Euromillions £45m jackpot winner, 31, is cleared of killing woman, 75, in crash when he took his eyes off road ‘for split second’ as he retrieved teddy bear to calm his screaming toddler
- Matthew Topham’s BMW collided with a Ford Fiesta in Lincolnshire in 2019
- Topham, 31, said he only took eyes off the road to retrieve his son’s teddy bear
- The crash killed Mary Jane Regler, 75, who was a passenger in the Fiesta
- Topham, of Swinderby, Lincolnshire, admitted causing death by careless driving
- But jurors at Lincoln Crown Court found driving only careless, not dangerous
A £45million lottery winner has today been cleared of killing a pensioner in a Christmas Day crash after taking his eyes off the road to retrieve a teddy bear for his screaming toddler.
Matthew Topham, 31, caused the death of 75-year-old Mary Jane Regler when his BMW collided with a Ford Fiesta in North Cockerington, Lincolnshire, on Christmas Day in 2019.
He said he took his eyes off the road for ‘a split second’ to retrieve his two-year-old son’s teddy bear.
Jurors accepted that he reached down ‘instinctively’ after his youngest son let out a ‘piercing’ screaming which sounded ‘like a burglar alarm’.
Topham – who won £45million on the EuroMillions in 2012 – admitted causing death by careless driving just before his three-day trial.
But jurors at Lincoln Crown Court found Topham, of Swinderby, Lincolnshire, not guilty causing death by dangerous driving and causing serious injury by dangerous driving after deliberating for just over an hour.
Matthew Topham, 31, (pictured outside Lincoln Crown Court today) was acquitted of causing death by dangerous driving after his BMW collided with a Ford Fiesta in North Cockerington, Lincolnshire, on Christmas Day in 2019
Victim Mrs Regler was a passenger in the Fiesta being driven by 78-year-old Rodney Regler. The couple were driving home after having Christmas dinner at their son’s house.
As a result of the crash, Mrs Regler died from severe chest injuries and Mr Regler suffered serious injuries.
Topham earlier described his actions as ‘terrible’, but said every time his child let out the ‘massive’ scream it made him ‘crazy’.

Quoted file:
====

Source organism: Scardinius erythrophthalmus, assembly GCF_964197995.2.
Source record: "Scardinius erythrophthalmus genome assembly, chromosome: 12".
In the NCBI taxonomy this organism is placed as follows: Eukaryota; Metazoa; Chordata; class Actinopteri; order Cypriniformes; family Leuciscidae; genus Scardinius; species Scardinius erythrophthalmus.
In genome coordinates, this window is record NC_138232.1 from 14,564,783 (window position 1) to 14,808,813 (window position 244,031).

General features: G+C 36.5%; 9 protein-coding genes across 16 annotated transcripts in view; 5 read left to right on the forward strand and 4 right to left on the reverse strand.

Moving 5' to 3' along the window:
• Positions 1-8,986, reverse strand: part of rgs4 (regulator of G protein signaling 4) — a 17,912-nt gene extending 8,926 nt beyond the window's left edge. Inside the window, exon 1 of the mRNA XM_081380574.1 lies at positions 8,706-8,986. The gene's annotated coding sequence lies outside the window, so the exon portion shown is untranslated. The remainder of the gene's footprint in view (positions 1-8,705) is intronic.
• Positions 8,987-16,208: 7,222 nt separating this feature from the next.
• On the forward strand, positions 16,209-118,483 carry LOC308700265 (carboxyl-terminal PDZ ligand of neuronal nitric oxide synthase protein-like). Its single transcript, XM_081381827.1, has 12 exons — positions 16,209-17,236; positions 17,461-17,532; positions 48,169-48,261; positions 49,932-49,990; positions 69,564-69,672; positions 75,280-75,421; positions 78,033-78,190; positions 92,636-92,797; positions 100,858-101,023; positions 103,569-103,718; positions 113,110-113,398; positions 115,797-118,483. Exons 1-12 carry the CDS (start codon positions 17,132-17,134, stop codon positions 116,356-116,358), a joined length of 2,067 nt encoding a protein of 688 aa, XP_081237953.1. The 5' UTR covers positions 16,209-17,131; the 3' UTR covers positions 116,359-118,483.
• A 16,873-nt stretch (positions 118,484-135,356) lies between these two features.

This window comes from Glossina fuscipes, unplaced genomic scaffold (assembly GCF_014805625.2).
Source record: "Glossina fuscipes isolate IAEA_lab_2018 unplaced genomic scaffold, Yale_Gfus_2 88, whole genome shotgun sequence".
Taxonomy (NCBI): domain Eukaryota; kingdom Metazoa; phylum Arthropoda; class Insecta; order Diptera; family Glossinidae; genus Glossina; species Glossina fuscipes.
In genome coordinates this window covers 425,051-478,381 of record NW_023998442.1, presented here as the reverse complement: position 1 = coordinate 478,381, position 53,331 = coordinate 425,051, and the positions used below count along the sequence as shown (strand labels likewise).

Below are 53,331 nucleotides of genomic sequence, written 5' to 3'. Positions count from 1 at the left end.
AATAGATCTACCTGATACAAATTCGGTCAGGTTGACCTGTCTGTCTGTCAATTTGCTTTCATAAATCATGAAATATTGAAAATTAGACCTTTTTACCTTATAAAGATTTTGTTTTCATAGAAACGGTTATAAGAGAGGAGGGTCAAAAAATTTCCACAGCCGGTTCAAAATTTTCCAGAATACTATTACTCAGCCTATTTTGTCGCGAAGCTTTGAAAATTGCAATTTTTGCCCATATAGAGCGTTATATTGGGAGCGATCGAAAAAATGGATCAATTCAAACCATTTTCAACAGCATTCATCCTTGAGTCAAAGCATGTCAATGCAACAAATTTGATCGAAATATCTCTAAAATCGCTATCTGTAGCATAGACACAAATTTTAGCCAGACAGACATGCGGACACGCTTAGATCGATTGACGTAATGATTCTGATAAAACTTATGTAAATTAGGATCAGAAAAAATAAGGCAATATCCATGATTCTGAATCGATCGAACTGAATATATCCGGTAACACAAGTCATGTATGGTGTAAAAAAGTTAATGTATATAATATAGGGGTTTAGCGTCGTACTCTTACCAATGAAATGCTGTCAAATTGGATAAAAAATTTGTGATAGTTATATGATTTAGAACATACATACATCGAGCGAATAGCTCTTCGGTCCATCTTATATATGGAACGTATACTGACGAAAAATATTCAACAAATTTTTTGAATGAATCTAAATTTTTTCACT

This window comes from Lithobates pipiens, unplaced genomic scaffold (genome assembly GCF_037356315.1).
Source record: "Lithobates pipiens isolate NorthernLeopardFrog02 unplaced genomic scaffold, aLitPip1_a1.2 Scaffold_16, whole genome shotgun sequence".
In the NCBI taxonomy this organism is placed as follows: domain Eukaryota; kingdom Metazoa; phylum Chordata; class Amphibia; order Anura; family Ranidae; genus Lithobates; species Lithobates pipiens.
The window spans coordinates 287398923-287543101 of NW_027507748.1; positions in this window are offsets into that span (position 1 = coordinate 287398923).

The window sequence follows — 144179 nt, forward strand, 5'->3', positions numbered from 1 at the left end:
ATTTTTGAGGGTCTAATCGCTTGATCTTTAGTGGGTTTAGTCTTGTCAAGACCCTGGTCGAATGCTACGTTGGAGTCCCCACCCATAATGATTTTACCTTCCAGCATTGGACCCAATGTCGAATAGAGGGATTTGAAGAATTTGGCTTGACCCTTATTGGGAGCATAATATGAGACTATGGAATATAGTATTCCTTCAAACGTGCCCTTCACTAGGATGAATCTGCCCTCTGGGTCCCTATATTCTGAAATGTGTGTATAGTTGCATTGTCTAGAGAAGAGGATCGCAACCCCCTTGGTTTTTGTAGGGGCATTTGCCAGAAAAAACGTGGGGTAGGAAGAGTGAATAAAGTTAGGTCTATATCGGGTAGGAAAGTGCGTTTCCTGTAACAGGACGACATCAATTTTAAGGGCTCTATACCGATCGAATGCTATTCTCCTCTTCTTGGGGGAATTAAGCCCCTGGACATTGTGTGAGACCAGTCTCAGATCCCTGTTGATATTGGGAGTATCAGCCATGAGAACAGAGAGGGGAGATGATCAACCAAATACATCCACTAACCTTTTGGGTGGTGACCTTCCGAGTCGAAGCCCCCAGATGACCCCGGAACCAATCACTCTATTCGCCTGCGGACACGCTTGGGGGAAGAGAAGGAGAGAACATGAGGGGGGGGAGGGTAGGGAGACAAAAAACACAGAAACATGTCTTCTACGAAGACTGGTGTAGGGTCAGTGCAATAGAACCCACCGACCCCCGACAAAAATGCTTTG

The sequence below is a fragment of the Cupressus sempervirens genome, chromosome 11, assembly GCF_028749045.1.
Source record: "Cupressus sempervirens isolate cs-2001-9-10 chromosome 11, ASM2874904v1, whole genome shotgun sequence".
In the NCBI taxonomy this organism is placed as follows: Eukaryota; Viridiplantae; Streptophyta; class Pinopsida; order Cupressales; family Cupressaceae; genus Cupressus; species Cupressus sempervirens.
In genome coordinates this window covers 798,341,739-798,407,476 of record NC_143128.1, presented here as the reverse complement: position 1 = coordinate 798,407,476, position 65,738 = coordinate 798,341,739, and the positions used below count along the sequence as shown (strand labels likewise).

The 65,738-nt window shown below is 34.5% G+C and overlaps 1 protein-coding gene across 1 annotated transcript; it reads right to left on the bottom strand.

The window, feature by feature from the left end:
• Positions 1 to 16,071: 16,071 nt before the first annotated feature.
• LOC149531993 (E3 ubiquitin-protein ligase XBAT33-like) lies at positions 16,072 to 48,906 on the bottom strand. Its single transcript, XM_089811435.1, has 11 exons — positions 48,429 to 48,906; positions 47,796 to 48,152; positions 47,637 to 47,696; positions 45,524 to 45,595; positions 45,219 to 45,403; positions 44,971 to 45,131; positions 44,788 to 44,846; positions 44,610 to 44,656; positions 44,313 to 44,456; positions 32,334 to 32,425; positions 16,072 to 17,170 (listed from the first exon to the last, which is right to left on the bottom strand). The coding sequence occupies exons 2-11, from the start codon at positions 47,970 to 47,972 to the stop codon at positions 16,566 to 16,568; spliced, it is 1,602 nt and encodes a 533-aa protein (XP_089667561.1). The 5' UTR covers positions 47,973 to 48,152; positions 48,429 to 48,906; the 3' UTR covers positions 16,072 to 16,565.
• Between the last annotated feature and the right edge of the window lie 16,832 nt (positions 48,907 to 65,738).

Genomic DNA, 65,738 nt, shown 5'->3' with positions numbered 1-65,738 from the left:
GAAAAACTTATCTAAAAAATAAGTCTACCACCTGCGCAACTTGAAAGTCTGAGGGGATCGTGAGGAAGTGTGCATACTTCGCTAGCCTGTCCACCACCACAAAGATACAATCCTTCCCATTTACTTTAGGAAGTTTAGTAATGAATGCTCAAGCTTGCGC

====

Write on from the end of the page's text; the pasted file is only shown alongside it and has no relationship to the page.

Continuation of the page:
Topham, thought to be Britain’s youngest EuroMillions winner, took his eyes off the road for ‘up to three seconds’ before crashing his BMW, he said.
The defendant told how his eldest son had alerted him to the teddy being dropped on the floor, but he initially ignored it because he thought his youngest son had fallen asleep.
Topham said he had taken precautions before setting off from visiting his wife’s parents – including de-misting the windscreen and making sure the lights embedded into his Christmas jumper were turned off to avoid reflection.
Topham (pictured with his wife Cassey when he won) said he took his eyes off the road for ‘up to three seconds’ to retrieve his son’s teddy bear to stop him ‘screaming like a burglar alarm’ in the crash which killed Mary Jane Regler, 75 (right)
Jurors earlier heard from the defendant about his jackpot win – and he explained how he and his wife ‘don’t flaunt our wealth – we’re not on Facebook or Instagram’.
Topham said he had bought a collection of cars, bought a house for his wife’s parents, paid off mortgages for friends and family, and helped his father retire from his work.
Asked if he would take his lottery win back, the defendant said: ‘No. I don’t think anyone would.’
Defence QC Paul Greaney then asked: ‘Were you and your wife reckless with the money?’ to which Topham replied: ‘No.’
Explaining how his two-year-old son had made him turn his back on the road, the defendant told the court: ‘Initially, he just started a small whine as children do, and then just let out a massive scream and wouldn’t stop.
‘Ever since our youngest was a baby, one of his traits was this scream.
‘It was like someone had set off a burglar alarm and it made me crazy.
Jurors earlier heard from the defendant about his jackpot win (pictured with his wife when they won) – and he explained how he and his wife ‘don’t flaunt our wealth – we’re not on Facebook or Instagram’
‘When he was younger there were some stages where I had to pass him to my wife because I couldn’t deal with the noise.’
The court heard how the lottery winner had once attended a speed awareness course after being caught speeding with a trailer, but had no points on his licence.
Addressing his reasons for pleading guilty to causing death by careless driving, Topham said: ‘I believe what I did was a careless act and it was wrong for me to turn around like that, and had I been of a reasonable mind I wouldn’t have done it.
‘I can’t explain to myself why I did it.
‘If I was consciously making a decision, I hope I would come to a better conclusion than I did that day.
‘If I could take it back I would, but I can’t.’
In his prosecution opening, prosecution barrister Michael Cranmer-Brown had attempted to argue Topham’s son being upset was ‘irrelevant’.
But the jury dismissed this argument after brief deliberations on Tuesday.
Judge Catarina Sjolin Knight told Topham he had ‘the night to spend with your family’ before adjourning sentence for causing death by careless driving until Thursday.
Source: Read Full Article